Rick: To become President it’s a good idea to become very popular. Having the most, or with the latest expansion, sometimes the second most, popularity (a countable quantity in the game) gets your party’s nomination. You gain popularity by being appointed to positions, solving issues the way the people want and by making speeches. Getting elected is mostly a matter of your party having the most public support at election time – you can influence this via newspapers (an investment track), speeches (a die roll) and policy choices (voted on by players) – and picking a Vice Presidential candidate who balances your ticket, as was common practice in those days. If you do all those things well, you will probably garner the most electoral votes and become President. Once President, the real work begins. You have to ensure the economic vitality of the nation. You have to deal with possibly ruinous wars. And of course you’ll want to get re-elected. With that we’ve come full circle.
Grant: How does the President choose his cabinet and what role does it play in the game?
Rick: I’ve seen various approaches to cabinet appointments. As one player – Hans van der Drift, from Australia – once said, “some play like Frank Underwood, others like Lyndon B Johnson.” What I think he means in game terms is that because cabinet appointments confer either popularity or influence, some Presidents mainly appoint members of their own faction and care little about solving the issues they’re facing. Others try to solve issues and offer cabinet positions to their fellow players in exchange for their support in Congress. There are also combined approaches, sometimes depending on exactly which issues happen to arise. I should mention as well that on a more mundane level there are some restrictions. At most, one member of the other party can take a partisan cabinet position. And certain positions, such as Secretary of the Navy, require that the appointee have military ability.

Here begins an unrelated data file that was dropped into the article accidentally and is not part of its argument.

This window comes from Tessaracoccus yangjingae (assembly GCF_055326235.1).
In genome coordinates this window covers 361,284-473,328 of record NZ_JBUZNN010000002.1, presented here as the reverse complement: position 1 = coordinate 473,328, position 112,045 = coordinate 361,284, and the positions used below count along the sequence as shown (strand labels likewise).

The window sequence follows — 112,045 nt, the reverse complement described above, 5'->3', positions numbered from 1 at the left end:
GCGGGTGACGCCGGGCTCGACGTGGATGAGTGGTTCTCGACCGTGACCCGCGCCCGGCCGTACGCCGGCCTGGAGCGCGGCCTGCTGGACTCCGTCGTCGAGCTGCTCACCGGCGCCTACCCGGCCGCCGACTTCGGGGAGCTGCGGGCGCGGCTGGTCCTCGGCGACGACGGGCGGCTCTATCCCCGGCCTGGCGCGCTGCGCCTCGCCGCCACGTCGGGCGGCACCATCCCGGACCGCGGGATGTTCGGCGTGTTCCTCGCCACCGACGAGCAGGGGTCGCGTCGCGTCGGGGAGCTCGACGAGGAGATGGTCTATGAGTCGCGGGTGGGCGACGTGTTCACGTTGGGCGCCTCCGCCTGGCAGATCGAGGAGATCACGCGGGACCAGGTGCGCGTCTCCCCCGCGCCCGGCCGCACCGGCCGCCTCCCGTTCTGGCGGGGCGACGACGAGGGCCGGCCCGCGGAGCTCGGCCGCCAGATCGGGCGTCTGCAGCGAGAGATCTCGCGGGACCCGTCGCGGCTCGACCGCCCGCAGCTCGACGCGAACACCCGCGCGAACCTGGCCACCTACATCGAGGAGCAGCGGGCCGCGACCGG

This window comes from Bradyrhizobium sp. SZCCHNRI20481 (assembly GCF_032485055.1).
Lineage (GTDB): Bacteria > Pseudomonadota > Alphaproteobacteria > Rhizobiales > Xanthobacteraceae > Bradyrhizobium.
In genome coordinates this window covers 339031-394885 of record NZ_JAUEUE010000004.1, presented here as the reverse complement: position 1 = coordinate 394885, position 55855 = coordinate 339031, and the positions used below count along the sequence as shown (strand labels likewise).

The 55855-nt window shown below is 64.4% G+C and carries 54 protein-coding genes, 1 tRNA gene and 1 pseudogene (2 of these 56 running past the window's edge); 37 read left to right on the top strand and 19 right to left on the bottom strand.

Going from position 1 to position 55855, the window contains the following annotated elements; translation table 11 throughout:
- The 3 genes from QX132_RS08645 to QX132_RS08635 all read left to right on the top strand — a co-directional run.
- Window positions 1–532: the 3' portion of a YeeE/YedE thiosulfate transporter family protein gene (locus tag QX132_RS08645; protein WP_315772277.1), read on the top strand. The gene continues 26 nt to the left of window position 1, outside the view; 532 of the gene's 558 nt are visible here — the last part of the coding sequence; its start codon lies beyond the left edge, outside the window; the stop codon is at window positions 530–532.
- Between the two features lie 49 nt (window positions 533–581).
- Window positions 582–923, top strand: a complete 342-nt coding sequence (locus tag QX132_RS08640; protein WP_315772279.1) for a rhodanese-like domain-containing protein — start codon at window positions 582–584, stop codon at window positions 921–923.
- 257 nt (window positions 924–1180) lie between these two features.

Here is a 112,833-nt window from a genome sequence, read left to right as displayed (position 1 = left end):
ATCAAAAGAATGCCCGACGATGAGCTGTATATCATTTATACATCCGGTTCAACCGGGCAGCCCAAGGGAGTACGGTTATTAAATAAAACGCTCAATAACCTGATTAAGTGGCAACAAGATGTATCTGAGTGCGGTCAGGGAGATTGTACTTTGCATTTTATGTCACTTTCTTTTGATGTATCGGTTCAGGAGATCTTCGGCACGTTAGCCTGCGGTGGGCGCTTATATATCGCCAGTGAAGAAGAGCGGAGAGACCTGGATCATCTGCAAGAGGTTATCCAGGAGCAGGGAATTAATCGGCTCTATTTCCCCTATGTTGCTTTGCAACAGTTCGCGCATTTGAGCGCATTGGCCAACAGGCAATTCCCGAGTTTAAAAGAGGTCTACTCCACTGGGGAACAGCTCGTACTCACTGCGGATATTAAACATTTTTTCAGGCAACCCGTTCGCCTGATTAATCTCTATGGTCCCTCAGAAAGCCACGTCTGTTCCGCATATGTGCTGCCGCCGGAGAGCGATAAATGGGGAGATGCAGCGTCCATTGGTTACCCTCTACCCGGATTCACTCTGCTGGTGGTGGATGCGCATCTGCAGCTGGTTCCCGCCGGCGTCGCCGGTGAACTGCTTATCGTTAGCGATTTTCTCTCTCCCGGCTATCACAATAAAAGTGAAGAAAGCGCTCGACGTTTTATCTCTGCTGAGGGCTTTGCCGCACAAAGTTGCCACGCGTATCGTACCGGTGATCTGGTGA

Grant: What special abilities do the Action cards offer?
Rick: The Action cards reflect all of the more irregular things the characters in the game did. The most talked about card is probably the Duel, whereby you can have one of your military-minded Statesman challenge another, who must then either risk his life or lose popularity. But there are a lot of other important Action cards, including spying, sabotage, election fixing in particular states, exposing scandals, building Congressional coalitions, increasing sectional tension, founding independent Texas, and many more.
Grant: How do players vote for bills? What happens if a bill is not approved? What becomes of it?
Rick: Each Statesman has a printed number of Congressional votes. In addition, a faction may have extra votes due to Coalition Building cards. Finally, factions and Statesman can get extra votes by spending influence points. Each player adds up all of these quantities to determine the number of votes cast. If the players does not approve the President’s proposal, the fate of the issue varies. Some, such as state admissions, return to the deck for reconsideration, while others, such as Ending Slavery, go away permanently.
Grant: How do bluffing and subterfuge come into play?
Rick: This can be a pretty freewheeling game so there is considerable scope for it, if you have the imagination. The way that is most similar to other games is to play Action cards that have some special effect, especially if they undo what you have said you will support. But in general, there is the ability to act as if you want things to go one way and then at the last second change your mind and have them go another. This obviously applies to resolving issues, which affects the whole nation, but also to collaborative party politics in terms of newspapers and speeches, and also applies to resolving the election. More than once a candidate who was supposed to be just the Vice President has instead been elected President, a possibility that almost occurred in 1800.
Grant: How do players score victory points?
Rick: Statesmen gain popularity points by resolving issues, taking offices, making speeches and via some Action cards. When a Statesman retires or dies, or when the game ends, the player converts popularity points into victory points.
Grant: What are the victory conditions?